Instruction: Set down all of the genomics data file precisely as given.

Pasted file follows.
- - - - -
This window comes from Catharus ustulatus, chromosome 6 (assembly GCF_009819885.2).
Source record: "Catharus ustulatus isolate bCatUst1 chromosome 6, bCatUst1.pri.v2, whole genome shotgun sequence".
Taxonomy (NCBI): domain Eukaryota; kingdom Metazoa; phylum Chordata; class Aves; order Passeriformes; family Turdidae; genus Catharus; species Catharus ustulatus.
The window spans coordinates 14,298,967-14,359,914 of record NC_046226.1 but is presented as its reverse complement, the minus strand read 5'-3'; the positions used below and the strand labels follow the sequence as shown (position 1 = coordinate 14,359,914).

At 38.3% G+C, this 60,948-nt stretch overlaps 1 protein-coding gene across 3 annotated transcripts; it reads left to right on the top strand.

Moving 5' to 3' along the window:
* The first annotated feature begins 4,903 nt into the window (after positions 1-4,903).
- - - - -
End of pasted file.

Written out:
This window comes from Catharus ustulatus, chromosome 6 (assembly GCF_009819885.2).
Source record: "Catharus ustulatus isolate bCatUst1 chromosome 6, bCatUst1.pri.v2, whole genome shotgun sequence".
Taxonomy (NCBI): domain Eukaryota; kingdom Metazoa; phylum Chordata; class Aves; order Passeriformes; family Turdidae; genus Catharus; species Catharus ustulatus.
The window spans coordinates 14,298,967-14,359,914 of record NC_046226.1 but is presented as its reverse complement, the minus strand read 5'-3'; the positions used below and the strand labels follow the sequence as shown (position 1 = coordinate 14,359,914).

At 38.3% G+C, this 60,948-nt stretch overlaps 1 protein-coding gene across 3 annotated transcripts; it reads left to right on the top strand.

Moving 5' to 3' along the window:
* The first annotated feature begins 4,903 nt into the window (after positions 1-4,903).